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June 2015 | Grants Newsletter



HUNGRY CATERPILLAR: A monarch larva feasts on milkweed (above). A sign indicates protected habitat for the butterflies along their migratory path (below).


Pollination Nation

Farms are facing an invisible crisis: From California to New York, butterflies, bees, and other pollinators are disappearing.

Pollinators are vital to food production and our economy, and their rapidly declining numbers are alarming agriculture experts. Without these crucial insects, most crops can’t reach maturity or bear fruit. Honey bee pollination alone adds more than $15 billion in value to U.S. crops each year.

What’s at fault? A combination of potent insecticides and the spread of genetically modified, herbicide-resistant crops that destroy pollinator habitats.
The monarch butterfly—famous for its multi-generational migration from Mexico to Canada—is becoming increasingly rare. Monarch caterpillars feed only on milkweed, a native wildflower. But herbicides used on crops along the monarch’s migratory path are killing off milkweed.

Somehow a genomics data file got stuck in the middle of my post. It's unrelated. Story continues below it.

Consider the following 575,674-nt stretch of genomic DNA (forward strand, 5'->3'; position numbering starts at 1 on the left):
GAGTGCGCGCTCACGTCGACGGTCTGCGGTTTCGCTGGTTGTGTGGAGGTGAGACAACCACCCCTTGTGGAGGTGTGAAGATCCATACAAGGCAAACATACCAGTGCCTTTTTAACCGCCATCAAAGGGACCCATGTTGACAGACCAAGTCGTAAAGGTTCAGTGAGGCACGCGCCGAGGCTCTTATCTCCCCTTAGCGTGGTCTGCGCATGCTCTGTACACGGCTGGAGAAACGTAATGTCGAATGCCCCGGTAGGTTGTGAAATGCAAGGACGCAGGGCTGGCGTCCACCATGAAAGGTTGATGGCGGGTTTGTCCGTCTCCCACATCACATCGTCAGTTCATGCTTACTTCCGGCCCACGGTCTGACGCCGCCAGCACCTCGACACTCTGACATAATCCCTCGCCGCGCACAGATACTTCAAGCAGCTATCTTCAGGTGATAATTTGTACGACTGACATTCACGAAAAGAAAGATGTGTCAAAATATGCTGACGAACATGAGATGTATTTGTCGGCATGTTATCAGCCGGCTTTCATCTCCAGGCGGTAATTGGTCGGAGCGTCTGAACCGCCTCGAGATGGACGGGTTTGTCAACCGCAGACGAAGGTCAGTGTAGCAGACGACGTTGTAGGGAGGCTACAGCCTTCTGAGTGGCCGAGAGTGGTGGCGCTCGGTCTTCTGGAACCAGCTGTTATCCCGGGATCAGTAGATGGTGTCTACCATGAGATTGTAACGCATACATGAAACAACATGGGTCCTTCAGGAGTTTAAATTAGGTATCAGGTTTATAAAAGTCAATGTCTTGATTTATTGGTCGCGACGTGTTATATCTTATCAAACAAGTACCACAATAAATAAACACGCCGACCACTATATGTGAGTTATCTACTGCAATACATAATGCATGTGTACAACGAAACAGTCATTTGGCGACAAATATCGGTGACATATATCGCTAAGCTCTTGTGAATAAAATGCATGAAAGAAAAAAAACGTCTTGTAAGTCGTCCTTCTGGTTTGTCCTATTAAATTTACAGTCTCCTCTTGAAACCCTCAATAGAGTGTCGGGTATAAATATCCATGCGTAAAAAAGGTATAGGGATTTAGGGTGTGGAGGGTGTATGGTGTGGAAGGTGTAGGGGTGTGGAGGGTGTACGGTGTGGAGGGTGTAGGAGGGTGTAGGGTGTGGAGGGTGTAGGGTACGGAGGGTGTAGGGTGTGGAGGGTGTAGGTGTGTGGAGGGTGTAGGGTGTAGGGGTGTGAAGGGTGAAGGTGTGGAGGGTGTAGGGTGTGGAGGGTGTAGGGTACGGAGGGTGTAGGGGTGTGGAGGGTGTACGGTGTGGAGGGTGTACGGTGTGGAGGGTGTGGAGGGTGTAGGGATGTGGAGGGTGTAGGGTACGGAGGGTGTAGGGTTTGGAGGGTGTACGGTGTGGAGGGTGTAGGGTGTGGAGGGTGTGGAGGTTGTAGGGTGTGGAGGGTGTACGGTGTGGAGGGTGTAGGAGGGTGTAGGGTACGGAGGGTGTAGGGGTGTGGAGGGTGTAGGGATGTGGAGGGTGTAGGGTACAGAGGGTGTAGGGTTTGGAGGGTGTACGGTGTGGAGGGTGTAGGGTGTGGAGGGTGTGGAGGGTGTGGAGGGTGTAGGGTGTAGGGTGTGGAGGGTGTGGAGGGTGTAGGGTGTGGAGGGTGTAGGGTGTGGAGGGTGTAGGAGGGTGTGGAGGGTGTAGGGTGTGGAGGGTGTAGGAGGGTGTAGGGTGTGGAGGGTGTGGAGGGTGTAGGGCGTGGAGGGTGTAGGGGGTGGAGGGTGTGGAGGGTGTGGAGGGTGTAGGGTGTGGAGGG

What can be done? Two new Trust grants focus on restoring pollinator habitat, including milkweed, in several states, from New York to Illinois. With $110,000 from us, the Monarch Joint Venture will teach farmers and other private landowners how to create monarch-friendly habitats. These habitats also prevent erosion while becoming homes for many other species.

And with $75,000 from us, the Natural Resources Defense Council will work to conserve and create pollinator habitat on public and private lands, including 16,000 miles of roadsides. The Council also is making sure that the right kind of milkweed seeds—native, not tropical—are available for free or in the marketplace.
These projects are supported by our Henry Phillip Kraft Memorial Fund, for national and international environmental projects.

Arturo Garcia-Costas, The Trust’s program officer for the environment, says the goal is to create “oases of pollinator-friendly habitat.” He adds, “These are relatively modest but targeted approaches. They can bring significant ecological and economic benefits.”

Next Article: Old Waterfront, New Vision

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